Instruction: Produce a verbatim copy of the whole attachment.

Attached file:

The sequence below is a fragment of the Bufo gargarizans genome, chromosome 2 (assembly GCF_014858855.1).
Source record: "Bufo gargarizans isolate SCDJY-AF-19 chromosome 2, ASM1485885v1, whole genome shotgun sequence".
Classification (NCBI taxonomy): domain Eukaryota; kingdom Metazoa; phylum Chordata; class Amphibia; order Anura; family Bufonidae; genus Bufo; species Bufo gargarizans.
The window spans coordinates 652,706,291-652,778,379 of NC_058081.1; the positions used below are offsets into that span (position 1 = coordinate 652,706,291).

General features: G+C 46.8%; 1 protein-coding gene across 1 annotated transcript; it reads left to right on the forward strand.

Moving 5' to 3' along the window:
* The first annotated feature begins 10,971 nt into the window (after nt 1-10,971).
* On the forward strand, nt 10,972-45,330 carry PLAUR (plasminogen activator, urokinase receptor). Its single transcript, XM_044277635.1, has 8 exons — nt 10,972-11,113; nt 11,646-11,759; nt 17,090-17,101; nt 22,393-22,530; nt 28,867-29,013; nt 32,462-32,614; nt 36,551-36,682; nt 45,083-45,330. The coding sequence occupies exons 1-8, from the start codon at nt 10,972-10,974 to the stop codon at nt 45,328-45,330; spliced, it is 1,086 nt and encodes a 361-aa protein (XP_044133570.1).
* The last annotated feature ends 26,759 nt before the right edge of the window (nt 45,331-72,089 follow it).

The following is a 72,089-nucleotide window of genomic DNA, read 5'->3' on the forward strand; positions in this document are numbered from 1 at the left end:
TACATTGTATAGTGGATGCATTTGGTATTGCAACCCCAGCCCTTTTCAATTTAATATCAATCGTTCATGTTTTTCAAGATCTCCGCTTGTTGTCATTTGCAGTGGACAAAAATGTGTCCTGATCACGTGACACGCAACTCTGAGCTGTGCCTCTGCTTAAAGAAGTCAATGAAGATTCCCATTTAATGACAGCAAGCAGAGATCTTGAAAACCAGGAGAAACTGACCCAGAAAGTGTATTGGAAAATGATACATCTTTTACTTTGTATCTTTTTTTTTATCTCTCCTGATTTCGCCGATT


The sequence below is a fragment of the Bufo gargarizans genome, chromosome 2 (assembly GCF_014858855.1).
Source record: "Bufo gargarizans isolate SCDJY-AF-19 chromosome 2, ASM1485885v1, whole genome shotgun sequence".
Classification (NCBI taxonomy): domain Eukaryota; kingdom Metazoa; phylum Chordata; class Amphibia; order Anura; family Bufonidae; genus Bufo; species Bufo gargarizans.
The window spans coordinates 652,706,291-652,778,379 of NC_058081.1; the positions used below are offsets into that span (position 1 = coordinate 652,706,291).

General features: G+C 46.8%; 1 protein-coding gene across 1 annotated transcript; it reads left to right on the forward strand.

Moving 5' to 3' along the window:
* The first annotated feature begins 10,971 nt into the window (after nt 1-10,971).
* On the forward strand, nt 10,972-45,330 carry PLAUR (plasminogen activator, urokinase receptor). Its single transcript, XM_044277635.1, has 8 exons — nt 10,972-11,113; nt 11,646-11,759; nt 17,090-17,101; nt 22,393-22,530; nt 28,867-29,013; nt 32,462-32,614; nt 36,551-36,682; nt 45,083-45,330. The coding sequence occupies exons 1-8, from the start codon at nt 10,972-10,974 to the stop codon at nt 45,328-45,330; spliced, it is 1,086 nt and encodes a 361-aa protein (XP_044133570.1).
* The last annotated feature ends 26,759 nt before the right edge of the window (nt 45,331-72,089 follow it).

The following is a 72,089-nucleotide window of genomic DNA, read 5'->3' on the forward strand; positions in this document are numbered from 1 at the left end:
TACATTGTATAGTGGATGCATTTGGTATTGCAACCCCAGCCCTTTTCAATTTAATATCAATCGTTCATGTTTTTCAAGATCTCCGCTTGTTGTCATTTGCAGTGGACAAAAATGTGTCCTGATCACGTGACACGCAACTCTGAGCTGTGCCTCTGCTTAAAGAAGTCAATGAAGATTCCCATTTAATGACAGCAAGCAGAGATCTTGAAAACCAGGAGAAACTGACCCAGAAAGTGTATTGGAAAATGATACATCTTTTACTTTGTATCTTTTTTTTTATCTCTCCTGATTTCGCCGATT